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Photographer's Note

Mission San Carlos Borromeo de Carmelo, also known as the Carmel Mission, is a Roman Catholic mission church, founded on June 3, 1770. It was named for Charles Borromeo, an archbishop of Milan, and was the site of the first Christian confirmation in Alta, CA. The Esselen and Ohlone Indians who lived near the Mission, called the place Ekheya. They were subsequently trained as plowmen, shepherds, cattle herders, blacksmiths, and carpenters. They also made adobe bricks, roof files and tools needed to build the Mission. There's something of a controversy regarding the Mission system in general, which utilized compulsory labor according to some historians. Numbers continued to dwindle, and by 1823 there were only 381 persons attached to the mission. It was raided by a French privateer in 1818, and was in ruins when the Roman Catholic Church regained control of it in 1863. Father Angel Cassanova undertook its restoration in 1884. In 1931, it became an independent parish, and was designated as a minor Basilica by Pope John XXIII in 1961. It's also been designated as a National Historic Landmark by the National Park Service. In 1987, Pope John Paul II visited it as part of his US tour. It remains an active parish church and is a popular tourist destination also. Approximately 3,800 baptisms and a thousand weddings per year are held here.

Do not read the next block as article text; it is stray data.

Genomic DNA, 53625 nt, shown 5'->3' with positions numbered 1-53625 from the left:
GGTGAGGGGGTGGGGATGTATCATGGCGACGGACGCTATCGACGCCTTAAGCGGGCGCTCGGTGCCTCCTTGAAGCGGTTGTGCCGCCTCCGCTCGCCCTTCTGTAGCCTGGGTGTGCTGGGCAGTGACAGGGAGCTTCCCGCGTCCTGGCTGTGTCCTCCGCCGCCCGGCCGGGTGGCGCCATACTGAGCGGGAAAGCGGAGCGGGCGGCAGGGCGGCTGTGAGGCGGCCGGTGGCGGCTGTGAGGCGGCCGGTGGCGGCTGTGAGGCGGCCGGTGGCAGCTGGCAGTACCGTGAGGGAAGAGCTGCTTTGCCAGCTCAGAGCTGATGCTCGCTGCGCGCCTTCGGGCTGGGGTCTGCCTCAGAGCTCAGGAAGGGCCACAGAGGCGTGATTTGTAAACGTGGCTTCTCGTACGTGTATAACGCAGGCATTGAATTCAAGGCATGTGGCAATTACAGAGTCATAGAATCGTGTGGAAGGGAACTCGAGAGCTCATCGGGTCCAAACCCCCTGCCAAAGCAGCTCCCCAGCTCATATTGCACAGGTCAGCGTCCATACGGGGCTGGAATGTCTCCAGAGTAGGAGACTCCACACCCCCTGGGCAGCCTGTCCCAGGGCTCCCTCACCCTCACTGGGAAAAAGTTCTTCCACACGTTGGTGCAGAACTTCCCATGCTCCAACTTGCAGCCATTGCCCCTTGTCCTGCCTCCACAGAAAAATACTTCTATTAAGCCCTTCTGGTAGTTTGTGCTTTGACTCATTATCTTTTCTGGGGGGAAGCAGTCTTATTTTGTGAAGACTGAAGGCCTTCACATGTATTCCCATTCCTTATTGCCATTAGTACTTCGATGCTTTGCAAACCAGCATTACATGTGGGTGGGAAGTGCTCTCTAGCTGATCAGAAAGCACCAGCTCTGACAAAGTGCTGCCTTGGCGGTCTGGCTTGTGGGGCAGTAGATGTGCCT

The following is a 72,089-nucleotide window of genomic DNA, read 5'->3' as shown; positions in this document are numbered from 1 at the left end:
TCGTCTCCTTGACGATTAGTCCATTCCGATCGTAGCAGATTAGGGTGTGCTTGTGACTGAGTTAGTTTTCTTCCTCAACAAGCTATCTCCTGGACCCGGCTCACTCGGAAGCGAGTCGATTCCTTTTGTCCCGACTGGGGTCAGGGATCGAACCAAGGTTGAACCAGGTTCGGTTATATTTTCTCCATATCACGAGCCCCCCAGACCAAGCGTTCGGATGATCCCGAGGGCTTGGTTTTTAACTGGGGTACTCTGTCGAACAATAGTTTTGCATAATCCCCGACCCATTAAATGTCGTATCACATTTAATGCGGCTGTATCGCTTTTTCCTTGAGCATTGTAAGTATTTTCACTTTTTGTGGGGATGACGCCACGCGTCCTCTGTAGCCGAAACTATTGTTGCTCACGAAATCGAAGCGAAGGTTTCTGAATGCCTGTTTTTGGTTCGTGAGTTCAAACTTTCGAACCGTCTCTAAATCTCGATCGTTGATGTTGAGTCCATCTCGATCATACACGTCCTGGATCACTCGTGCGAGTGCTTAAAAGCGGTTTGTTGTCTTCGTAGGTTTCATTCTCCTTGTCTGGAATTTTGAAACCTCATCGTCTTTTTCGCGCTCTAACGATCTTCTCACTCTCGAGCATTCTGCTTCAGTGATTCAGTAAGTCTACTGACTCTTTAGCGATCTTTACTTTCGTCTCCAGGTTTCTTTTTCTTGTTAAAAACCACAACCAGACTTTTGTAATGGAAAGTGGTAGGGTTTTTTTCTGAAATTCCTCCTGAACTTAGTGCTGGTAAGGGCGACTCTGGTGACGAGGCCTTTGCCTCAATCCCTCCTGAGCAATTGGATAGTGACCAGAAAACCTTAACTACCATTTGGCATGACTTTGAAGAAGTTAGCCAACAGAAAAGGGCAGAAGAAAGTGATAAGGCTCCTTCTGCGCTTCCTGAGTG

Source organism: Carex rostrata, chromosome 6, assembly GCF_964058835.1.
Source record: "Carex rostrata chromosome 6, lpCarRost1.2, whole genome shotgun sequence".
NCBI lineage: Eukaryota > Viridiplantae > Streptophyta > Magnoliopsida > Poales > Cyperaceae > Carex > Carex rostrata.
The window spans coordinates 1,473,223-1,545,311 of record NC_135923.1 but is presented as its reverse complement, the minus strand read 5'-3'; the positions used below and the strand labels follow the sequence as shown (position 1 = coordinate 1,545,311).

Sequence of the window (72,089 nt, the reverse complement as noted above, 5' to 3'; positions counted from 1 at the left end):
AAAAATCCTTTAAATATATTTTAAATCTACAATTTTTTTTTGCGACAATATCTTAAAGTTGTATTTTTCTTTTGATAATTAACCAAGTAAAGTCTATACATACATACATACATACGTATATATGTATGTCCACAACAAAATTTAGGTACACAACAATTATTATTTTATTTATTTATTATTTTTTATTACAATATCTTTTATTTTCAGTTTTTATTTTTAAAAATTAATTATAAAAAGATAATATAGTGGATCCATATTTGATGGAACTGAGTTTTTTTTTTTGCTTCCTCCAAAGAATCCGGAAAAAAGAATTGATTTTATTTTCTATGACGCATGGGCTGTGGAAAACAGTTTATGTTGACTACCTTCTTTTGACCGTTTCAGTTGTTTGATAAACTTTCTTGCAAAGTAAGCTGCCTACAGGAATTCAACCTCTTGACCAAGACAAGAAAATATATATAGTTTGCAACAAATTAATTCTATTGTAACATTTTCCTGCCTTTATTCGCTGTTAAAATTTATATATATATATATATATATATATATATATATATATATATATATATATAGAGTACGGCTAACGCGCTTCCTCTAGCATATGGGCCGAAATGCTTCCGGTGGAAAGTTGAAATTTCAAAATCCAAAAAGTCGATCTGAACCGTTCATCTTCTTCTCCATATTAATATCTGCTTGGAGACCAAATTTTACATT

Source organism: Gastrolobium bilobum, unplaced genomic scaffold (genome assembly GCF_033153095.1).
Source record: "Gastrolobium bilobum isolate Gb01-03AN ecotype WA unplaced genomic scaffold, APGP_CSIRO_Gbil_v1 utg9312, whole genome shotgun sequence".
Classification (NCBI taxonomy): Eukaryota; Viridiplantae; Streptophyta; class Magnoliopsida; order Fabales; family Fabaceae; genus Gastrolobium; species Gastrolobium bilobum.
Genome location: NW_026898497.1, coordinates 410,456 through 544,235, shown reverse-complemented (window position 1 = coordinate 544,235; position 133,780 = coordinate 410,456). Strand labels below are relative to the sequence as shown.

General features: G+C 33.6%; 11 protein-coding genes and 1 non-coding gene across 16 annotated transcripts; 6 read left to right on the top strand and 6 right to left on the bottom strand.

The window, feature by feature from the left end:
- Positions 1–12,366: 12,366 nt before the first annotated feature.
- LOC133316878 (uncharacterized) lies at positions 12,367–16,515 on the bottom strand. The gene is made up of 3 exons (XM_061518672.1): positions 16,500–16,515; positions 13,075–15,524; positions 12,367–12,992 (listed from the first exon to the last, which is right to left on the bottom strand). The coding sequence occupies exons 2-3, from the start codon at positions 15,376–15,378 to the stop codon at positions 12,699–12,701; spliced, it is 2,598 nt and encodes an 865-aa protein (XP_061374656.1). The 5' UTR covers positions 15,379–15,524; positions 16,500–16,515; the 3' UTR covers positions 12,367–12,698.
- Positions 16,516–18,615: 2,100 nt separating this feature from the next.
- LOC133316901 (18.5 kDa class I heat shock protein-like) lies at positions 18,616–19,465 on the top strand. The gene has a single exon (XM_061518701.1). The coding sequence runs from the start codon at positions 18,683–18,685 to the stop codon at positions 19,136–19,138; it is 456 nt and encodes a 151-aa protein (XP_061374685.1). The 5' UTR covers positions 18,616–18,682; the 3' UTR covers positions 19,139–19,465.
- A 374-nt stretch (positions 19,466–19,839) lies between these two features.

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Photo Information
  • Copyright: Terez Anon (terez93) Gold Star Critiquer/Gold Star Workshop Editor/Gold Note Writer [C: 92 W: 78 N: 1219] (2138)
  • Genre: Places
  • Medium: Color
  • Date Taken: 2007-12-00
  • Categories: Architecture
  • Photo Version: Original Version
  • Date Submitted: 2008-11-16 14:13
Viewed: 1218
Points: 2
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Additional Photos by Terez Anon (terez93) Gold Star Critiquer/Gold Star Workshop Editor/Gold Note Writer [C: 92 W: 78 N: 1219] (2138)
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